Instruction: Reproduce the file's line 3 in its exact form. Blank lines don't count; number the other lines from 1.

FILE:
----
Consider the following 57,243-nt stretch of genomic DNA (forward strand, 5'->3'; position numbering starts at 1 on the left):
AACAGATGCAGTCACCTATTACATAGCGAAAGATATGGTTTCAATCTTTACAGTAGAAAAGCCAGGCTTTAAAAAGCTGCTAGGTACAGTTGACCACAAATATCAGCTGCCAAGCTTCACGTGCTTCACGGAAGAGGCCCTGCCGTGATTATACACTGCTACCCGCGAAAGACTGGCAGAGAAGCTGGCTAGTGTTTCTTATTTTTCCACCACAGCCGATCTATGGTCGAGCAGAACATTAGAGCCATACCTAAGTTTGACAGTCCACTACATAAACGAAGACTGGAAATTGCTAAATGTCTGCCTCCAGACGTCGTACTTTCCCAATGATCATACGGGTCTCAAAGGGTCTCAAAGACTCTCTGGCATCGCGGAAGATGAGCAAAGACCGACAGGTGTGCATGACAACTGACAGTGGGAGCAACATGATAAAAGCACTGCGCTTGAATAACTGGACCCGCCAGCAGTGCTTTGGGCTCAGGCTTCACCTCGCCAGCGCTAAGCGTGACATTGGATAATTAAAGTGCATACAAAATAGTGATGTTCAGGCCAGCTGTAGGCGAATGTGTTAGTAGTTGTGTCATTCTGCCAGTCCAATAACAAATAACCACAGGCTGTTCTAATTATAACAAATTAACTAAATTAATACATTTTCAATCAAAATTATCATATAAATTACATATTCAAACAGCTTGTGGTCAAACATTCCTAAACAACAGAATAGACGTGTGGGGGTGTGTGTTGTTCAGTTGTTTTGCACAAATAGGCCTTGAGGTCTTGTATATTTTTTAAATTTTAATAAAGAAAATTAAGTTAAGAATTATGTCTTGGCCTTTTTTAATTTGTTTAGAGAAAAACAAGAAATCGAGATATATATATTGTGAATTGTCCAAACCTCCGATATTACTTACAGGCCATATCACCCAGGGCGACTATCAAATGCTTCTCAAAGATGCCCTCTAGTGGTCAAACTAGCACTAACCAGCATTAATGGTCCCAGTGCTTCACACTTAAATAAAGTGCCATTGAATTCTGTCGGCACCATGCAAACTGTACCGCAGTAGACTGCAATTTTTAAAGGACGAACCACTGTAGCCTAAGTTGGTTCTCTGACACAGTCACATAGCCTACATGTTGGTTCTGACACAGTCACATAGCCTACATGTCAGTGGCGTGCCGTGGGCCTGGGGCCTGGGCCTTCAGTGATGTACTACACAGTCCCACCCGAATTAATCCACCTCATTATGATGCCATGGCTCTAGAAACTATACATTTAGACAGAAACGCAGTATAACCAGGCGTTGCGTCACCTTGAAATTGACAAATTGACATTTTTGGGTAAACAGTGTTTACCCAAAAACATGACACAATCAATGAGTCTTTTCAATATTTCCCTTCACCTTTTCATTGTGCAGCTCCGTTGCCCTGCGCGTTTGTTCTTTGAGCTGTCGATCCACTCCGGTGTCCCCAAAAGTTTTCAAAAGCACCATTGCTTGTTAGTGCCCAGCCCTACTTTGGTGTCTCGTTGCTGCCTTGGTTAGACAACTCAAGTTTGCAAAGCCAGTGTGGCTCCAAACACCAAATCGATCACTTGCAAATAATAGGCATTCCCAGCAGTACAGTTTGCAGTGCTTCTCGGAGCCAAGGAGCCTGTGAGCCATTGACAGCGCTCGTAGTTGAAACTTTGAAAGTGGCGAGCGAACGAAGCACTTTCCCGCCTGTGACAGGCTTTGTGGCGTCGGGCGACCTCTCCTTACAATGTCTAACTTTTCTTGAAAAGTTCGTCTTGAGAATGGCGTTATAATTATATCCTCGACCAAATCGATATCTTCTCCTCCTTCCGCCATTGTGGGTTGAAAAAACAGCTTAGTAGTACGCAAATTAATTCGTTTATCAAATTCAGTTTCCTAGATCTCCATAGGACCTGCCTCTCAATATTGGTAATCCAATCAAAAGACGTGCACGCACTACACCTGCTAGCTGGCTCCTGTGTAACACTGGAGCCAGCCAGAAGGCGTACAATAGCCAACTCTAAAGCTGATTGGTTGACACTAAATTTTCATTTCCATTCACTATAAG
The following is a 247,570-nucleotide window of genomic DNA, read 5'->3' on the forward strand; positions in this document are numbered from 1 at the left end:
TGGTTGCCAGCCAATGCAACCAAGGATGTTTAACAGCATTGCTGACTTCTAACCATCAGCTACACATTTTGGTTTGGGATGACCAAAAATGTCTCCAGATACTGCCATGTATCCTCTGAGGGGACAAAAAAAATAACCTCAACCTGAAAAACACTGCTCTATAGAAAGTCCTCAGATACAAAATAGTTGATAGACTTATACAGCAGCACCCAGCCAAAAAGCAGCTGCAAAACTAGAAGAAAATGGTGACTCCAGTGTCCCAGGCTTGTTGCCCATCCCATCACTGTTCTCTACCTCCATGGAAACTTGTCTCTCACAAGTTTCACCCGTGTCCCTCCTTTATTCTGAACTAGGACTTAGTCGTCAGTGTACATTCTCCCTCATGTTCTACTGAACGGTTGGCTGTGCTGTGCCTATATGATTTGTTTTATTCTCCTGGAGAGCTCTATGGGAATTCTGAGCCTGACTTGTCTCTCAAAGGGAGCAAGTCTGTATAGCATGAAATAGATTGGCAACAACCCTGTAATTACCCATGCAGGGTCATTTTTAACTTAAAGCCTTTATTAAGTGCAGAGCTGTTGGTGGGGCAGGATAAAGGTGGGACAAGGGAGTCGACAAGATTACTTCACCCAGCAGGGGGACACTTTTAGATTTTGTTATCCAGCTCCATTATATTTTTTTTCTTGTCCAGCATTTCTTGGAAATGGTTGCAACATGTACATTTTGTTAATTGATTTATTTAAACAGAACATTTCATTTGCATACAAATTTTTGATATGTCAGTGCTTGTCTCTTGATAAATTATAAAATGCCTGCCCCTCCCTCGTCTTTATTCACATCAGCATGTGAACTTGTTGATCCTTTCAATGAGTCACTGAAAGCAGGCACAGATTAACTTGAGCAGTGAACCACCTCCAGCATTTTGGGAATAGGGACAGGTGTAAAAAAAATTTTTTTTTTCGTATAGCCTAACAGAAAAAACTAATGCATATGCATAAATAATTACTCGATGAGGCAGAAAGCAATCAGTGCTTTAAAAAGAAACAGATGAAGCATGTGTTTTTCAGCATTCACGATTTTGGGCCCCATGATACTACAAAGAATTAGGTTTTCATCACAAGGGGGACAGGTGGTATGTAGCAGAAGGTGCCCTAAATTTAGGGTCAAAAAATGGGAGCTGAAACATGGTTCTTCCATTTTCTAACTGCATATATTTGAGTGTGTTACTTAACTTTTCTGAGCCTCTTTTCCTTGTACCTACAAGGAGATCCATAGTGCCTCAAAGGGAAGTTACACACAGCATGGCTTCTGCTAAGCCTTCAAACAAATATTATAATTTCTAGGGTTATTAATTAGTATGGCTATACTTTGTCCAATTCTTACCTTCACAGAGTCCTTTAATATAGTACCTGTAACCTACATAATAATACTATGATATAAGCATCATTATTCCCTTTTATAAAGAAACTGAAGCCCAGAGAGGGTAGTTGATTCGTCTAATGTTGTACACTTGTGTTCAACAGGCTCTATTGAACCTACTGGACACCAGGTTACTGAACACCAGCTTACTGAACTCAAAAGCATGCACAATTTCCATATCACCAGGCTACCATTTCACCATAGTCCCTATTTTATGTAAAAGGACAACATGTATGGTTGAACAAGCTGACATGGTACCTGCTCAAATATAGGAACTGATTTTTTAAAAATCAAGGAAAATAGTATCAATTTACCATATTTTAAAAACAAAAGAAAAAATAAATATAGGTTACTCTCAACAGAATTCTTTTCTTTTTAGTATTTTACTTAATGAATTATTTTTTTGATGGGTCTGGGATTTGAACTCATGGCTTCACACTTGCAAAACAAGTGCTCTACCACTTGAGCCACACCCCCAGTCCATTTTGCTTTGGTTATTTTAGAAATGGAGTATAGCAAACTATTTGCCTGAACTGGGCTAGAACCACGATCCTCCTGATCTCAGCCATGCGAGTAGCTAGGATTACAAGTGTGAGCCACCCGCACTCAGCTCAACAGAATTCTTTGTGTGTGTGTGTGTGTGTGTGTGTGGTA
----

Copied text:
The following is a 247,570-nucleotide window of genomic DNA, read 5'->3' on the forward strand; positions in this document are numbered from 1 at the left end: